Full disk encryption (FDE) or whole disk encryption is a means of protecting information by encrypting all of the data on a disk, including temporary files, programs, and system files. Certain full disk encryption systems leave the boot sector of the disk unencrypted; others encrypt that as well. Following FDE initialization, all information is automatically encrypted when written to the disk and decrypted when read, if the user has authorization.
Unlike creating encrypted partitions or folders, using full disk encryption lets users protect confidential information that they might forget or not know about, such as system and temporary files. At the same time, even if an attacker removes the disk and installs it in their own device, they will not be able to access the data without the password or encryption keys.
Full disk encryption is particularly useful on portable devices, which have greater risk of theft or loss than stationary devices do.
Full disk encryption tools
Both hardware- and software-based tools exist for full disk encryption.
Hardware-based full disk encryption
Hardware-based systems tend to be more powerful than software-based systems. Options for hardware-based FDE include:
- Self-encrypting drives (SEDs), hard drives with a built-in cryptoprocessor. SEDs automatically encrypt all data as it is written to the disk. Hard drive suppliers such as Samsung, Seagate, and Toshiba manufacture SEDs;
- Hard drives whose enclosures include chips with built-in cryptoprocessors. The chip automatically encrypts all data written to the drive while the drive is inside the enclosure;
- Chipsets located between processors and hard drives.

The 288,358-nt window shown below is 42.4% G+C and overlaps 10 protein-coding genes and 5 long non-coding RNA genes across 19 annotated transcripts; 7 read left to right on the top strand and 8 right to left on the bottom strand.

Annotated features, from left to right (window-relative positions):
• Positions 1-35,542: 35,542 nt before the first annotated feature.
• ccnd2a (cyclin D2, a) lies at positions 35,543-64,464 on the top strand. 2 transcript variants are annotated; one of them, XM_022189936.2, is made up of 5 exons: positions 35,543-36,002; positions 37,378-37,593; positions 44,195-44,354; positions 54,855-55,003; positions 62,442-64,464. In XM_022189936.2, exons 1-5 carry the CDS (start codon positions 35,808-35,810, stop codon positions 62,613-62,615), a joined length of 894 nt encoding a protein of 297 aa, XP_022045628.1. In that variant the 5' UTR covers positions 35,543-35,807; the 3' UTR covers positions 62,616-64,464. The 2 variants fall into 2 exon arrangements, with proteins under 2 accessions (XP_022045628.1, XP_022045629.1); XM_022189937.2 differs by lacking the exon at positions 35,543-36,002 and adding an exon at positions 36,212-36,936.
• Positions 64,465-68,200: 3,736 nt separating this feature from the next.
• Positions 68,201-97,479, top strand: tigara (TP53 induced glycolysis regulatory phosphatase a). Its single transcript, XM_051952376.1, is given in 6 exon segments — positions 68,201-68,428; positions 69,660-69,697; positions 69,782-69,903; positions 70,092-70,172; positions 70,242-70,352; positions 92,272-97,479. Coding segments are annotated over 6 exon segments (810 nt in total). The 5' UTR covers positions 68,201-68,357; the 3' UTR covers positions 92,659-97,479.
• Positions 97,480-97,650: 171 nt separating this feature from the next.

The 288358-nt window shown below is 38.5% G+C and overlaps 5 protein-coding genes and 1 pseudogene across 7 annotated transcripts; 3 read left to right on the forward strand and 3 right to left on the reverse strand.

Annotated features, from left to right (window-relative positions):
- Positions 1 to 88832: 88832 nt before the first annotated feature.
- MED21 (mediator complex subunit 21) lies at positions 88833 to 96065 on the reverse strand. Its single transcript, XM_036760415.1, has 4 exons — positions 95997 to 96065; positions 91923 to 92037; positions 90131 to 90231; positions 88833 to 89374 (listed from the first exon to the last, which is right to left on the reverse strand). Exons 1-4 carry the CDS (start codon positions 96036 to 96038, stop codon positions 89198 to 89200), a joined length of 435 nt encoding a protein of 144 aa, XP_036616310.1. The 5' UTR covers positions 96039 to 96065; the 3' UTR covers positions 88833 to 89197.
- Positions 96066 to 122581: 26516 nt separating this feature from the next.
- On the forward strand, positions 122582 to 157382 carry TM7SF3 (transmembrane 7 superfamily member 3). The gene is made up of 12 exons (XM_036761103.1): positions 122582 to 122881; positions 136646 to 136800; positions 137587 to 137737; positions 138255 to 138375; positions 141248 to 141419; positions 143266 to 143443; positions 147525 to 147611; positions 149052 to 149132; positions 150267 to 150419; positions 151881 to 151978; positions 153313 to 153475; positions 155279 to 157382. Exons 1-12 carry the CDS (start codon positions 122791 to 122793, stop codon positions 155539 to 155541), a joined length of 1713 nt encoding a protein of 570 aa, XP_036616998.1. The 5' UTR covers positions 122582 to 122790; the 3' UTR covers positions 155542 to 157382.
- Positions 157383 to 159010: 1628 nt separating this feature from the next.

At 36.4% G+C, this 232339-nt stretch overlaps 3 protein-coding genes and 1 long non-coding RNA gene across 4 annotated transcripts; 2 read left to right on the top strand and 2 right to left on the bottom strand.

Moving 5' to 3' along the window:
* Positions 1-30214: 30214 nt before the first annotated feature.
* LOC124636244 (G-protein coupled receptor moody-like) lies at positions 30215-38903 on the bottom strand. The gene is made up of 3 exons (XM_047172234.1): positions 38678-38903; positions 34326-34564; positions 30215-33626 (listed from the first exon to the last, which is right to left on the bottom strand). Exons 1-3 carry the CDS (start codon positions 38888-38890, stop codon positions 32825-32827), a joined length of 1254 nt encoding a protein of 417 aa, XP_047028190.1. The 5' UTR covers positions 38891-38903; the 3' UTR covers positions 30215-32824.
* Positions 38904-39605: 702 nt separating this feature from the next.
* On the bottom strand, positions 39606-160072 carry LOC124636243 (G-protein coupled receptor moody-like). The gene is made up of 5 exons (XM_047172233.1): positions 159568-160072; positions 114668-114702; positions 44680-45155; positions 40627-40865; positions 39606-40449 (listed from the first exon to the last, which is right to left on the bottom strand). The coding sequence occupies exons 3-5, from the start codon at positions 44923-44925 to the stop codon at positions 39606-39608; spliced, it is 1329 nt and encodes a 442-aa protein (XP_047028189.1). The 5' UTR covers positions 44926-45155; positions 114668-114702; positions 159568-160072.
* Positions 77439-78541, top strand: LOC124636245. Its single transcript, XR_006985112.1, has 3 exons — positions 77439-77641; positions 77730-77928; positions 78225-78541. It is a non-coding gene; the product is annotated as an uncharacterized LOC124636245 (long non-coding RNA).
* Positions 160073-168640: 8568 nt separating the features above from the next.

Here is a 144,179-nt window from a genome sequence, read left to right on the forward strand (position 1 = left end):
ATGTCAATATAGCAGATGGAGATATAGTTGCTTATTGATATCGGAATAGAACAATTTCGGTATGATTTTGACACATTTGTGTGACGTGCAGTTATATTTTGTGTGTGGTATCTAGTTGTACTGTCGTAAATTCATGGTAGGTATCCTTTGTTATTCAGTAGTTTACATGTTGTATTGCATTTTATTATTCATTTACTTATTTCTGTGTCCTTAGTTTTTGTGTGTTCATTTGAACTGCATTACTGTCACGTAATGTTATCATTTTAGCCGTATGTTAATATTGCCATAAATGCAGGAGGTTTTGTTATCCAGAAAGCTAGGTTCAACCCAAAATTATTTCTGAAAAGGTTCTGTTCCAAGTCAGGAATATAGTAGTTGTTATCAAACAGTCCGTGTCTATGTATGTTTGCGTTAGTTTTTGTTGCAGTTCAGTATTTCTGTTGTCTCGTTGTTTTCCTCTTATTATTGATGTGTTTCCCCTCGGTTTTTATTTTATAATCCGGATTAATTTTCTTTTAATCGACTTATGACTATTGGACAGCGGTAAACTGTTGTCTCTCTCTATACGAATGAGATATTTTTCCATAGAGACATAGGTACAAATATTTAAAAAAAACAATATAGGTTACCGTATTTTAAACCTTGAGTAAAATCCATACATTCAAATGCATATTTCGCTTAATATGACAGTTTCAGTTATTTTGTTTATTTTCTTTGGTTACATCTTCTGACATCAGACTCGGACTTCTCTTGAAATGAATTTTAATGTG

Software-based full disk encryption
FDE software enables users to configure full disk encryption using existing hardware. It is compatible with most operating systems and storage devices on the market.
Encryption software can ship with an operating system, as is the case with Microsoft BitLocker or Apple FileVault 2, or it can exist as a standalone utility such as VeraCrypt or as a component of security software. For example, Kaspersky Endpoint Security for Windows includes a full disk encryption tool.
Full disk encryption protection
If an attacker gains physical access to the device it’s protecting, such as in the event of theft, FDE will keep that data safe. Disk encryption cannot solve all security problems, however. In particular, FDE does not protect sent data, or data on a device on which an authorized user is already signed in. Full disk encryption also won’t protect against malicious software acting for a signed-in user or prevent the installation of questionable programs from the Internet. For this reason, FDE should be used in conjunction with other security tools such as antivirus software and a firewall.